Community Voices

Out of My Mind: Joe Biden in Ireland & the Royal Family

We all want peace—or so we say. Why is it so difficult to make and maintain peace? President Biden and the British Royal Family might give us a hint.

Today, Biden is in Ireland—a nation is known for its historical ire and traditional enmities. He is visiting two lands (Northern Ireland and the Republic of Ireland) that are more or less at peace—both with each other and internally.

Across the Irish Sea, a mere 12 miles at the nearest part, England is a mess. Brexit has decimated its economy. Both major political parties are held in low regard, but most illustrative of my point (that I am approaching…if slowly) is the chaos and turmoil in the Royal Family.

While Biden tours the mostly peaceful island of Ireland, the Royals model a kind of disarray and dysfunction that, sans the violence of Henry VIII, recalls Henry’s time. The longstanding fighting between the Catholics and Protestants is on a low simmer. People who fought, feared, hated, killed, and died have given way to people who dare to hope and heal.

Meanwhile, the Royal Family (the Windsor Mountbatten- Battenberg, Saxe-Coburgs) are in an ugly internecine battle for…for…WHAT? While Ireland heals, the Royals, well, roil their own waters and fight over who occupies which castle or estate, who attends the coronation and, old Kremlin style, who stands on the Royal balcony and next to whom.

In Ireland, old battles over religion and colonialism that in the Troubles left 3,500 dead and 50,000 injured move towards reconciliation, while in England, new battles over status move only towards silly. In England, a divorced king is a king. A divorced wife of the king is at first the Duchess of Cornwall, then Her Majesty Duchess of Rothesay, then Queen Consort, and now Queen.

Earlier in our soap opera, Lady Diana became Her Royal Majesty Diana, Princess of Wales, then lost “Her Royal Highness.” Having learned nothing from trying to manage the marriages of the Duke of Windsor and Mrs. Simpson, the royals meddled with Charles, Diana, and Camilla—to a tragic effect. Continuing the pattern of no learning, the royals meddled in the romance between Harry and Meghan Markle. This is going as well as things went with the Duke, with Princess Margaret, and with Charles himself. Meghan, Duchess of Sussex, will not be attending the coronation or standing on the balcony.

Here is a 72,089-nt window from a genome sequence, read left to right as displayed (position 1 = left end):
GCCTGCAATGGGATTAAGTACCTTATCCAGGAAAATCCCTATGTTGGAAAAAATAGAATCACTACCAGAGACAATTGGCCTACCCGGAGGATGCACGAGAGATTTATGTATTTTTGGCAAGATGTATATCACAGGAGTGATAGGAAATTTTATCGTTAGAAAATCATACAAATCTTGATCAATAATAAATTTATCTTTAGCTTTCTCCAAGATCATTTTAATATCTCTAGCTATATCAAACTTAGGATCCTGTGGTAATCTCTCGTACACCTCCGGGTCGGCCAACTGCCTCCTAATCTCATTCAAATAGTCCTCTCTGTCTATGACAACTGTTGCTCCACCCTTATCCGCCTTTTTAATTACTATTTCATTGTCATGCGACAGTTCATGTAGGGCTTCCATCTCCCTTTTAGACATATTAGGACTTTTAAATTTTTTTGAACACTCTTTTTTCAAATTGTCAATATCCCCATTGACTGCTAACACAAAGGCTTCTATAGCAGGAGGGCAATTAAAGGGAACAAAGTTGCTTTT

So, who cares? I don’t care a bit. Why then am I writing about a soap opera with no inherent importance while most of the non-royal world struggles with real problems? The reason is the truth—maybe sad or possibly hopeful—that it’s easier to reconcile and embrace a former enemy than a former friend or family member. There was more warmth in Northern Ireland today between members of the Sinn Fein Party and the Protestant Unionists than at any Royal Garden Party of recent memory.

Once upon a time, Prime Minister Begin could go to Cairo, and President Sadat could visit Yad Vashem. The German Ambassador could be at the 70th anniversary of D-Day, John McCain could embrace his former captors and torturers in Vietnam. Today, Israelis can move to Germany and have destination weddings in Dubai but making peace at home just seems too difficult. Our human capacity to forgive but not forget is amazing and a source of great hope.

In this season of hope, I’m torn. Spring calls for faith in our ability to renew our world and our lives. Jews celebrate the Passover and the rebirth of freedom. Christians celebrate Easter and its promise of rebirth. Muslims commemorate Ramadan and remember the message of Mercy and Compassion that precedes virtually every chapter of the Quran. Yet, we fail to heed the message and make peace.

I want to be inspired to get involved in changing the historic patterns of enmity. However, despite all our science, all our technology, despite our ability to produce enough food to feed the world and attack the scourges of famine and disease, we seem to reject much of the love in our faith traditions, and too many refuse to use science and reason to solve our problems.

We can argue, even fight, about faith versus reason, but when we abandon both, we become unmoored and drift from passion to despair, from passivity to rage. There is so much going on in our world that seems Apocalyptic. The sky is falling and bringing pollutants down with it. The seas are rising as our icecaps melt, and the defrosting tundra is releasing methane into our already polluted skies. Authoritarian governments are spreading as chaos breeds insecurity, and insecurity breeds a desire for order. We see challenges and enemies all over, and most tragically, we see them up close and personal. We have been turning on each other and seeing our adversaries as our enemies and our politics as a war between good and evil.

We Americans are acting too much like the House of Windsor, fighting each other and demonizing each other. We could take a hint from the once Fighting Irish and move pragmatically towards peace—peace that inevitably will be uneasy at first but can grow if we but nurture it. As St Francis of Assisi is quoted, “Let there be peace on earth and let it begin with me.”